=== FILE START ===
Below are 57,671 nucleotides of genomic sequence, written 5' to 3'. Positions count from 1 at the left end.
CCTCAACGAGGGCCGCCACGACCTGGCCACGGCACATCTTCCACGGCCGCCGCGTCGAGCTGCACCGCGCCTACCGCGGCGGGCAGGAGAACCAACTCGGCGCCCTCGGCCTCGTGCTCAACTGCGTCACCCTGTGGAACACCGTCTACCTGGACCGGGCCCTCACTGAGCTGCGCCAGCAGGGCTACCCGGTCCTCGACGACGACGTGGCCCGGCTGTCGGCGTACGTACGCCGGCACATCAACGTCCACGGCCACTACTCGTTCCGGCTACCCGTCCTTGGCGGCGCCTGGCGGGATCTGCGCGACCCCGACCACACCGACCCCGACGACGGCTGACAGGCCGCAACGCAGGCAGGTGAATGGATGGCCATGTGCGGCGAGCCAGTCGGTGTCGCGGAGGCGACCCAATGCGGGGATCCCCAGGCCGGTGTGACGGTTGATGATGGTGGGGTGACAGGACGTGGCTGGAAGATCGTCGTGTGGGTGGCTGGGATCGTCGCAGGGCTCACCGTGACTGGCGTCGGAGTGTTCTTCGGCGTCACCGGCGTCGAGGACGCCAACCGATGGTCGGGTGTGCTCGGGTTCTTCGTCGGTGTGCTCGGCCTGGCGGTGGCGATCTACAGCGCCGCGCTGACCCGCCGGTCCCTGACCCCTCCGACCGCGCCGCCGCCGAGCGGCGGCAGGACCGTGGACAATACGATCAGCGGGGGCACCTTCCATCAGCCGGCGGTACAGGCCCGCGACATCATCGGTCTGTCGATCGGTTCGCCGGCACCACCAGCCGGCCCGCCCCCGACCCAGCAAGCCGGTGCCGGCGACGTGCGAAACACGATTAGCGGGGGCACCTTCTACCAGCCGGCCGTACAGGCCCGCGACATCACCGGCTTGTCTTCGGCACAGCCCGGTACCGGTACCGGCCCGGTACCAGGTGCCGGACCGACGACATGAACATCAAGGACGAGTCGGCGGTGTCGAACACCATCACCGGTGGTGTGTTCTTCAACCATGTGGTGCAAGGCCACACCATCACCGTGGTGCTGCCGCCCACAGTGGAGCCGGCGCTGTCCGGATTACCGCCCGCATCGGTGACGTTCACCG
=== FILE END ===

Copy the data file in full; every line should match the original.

Below are 57,671 nucleotides of genomic sequence, written 5' to 3'. Positions count from 1 at the left end.
CCTCAACGAGGGCCGCCACGACCTGGCCACGGCACATCTTCCACGGCCGCCGCGTCGAGCTGCACCGCGCCTACCGCGGCGGGCAGGAGAACCAACTCGGCGCCCTCGGCCTCGTGCTCAACTGCGTCACCCTGTGGAACACCGTCTACCTGGACCGGGCCCTCACTGAGCTGCGCCAGCAGGGCTACCCGGTCCTCGACGACGACGTGGCCCGGCTGTCGGCGTACGTACGCCGGCACATCAACGTCCACGGCCACTACTCGTTCCGGCTACCCGTCCTTGGCGGCGCCTGGCGGGATCTGCGCGACCCCGACCACACCGACCCCGACGACGGCTGACAGGCCGCAACGCAGGCAGGTGAATGGATGGCCATGTGCGGCGAGCCAGTCGGTGTCGCGGAGGCGACCCAATGCGGGGATCCCCAGGCCGGTGTGACGGTTGATGATGGTGGGGTGACAGGACGTGGCTGGAAGATCGTCGTGTGGGTGGCTGGGATCGTCGCAGGGCTCACCGTGACTGGCGTCGGAGTGTTCTTCGGCGTCACCGGCGTCGAGGACGCCAACCGATGGTCGGGTGTGCTCGGGTTCTTCGTCGGTGTGCTCGGCCTGGCGGTGGCGATCTACAGCGCCGCGCTGACCCGCCGGTCCCTGACCCCTCCGACCGCGCCGCCGCCGAGCGGCGGCAGGACCGTGGACAATACGATCAGCGGGGGCACCTTCCATCAGCCGGCGGTACAGGCCCGCGACATCATCGGTCTGTCGATCGGTTCGCCGGCACCACCAGCCGGCCCGCCCCCGACCCAGCAAGCCGGTGCCGGCGACGTGCGAAACACGATTAGCGGGGGCACCTTCTACCAGCCGGCCGTACAGGCCCGCGACATCACCGGCTTGTCTTCGGCACAGCCCGGTACCGGTACCGGCCCGGTACCAGGTGCCGGACCGACGACATGAACATCAAGGACGAGTCGGCGGTGTCGAACACCATCACCGGTGGTGTGTTCTTCAACCATGTGGTGCAAGGCCACACCATCACCGTGGTGCTGCCGCCCACAGTGGAGCCGGCGCTGTCCGGATTACCGCCCGCATCGGTGACGTTCACCG